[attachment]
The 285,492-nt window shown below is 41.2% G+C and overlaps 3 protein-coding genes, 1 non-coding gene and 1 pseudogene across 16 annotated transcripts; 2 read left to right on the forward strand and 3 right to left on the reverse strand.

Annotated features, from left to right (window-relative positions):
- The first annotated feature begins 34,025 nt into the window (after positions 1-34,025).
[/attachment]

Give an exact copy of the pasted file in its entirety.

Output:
The 285,492-nt window shown below is 41.2% G+C and overlaps 3 protein-coding genes, 1 non-coding gene and 1 pseudogene across 16 annotated transcripts; 2 read left to right on the forward strand and 3 right to left on the reverse strand.

Annotated features, from left to right (window-relative positions):
- The first annotated feature begins 34,025 nt into the window (after positions 1-34,025).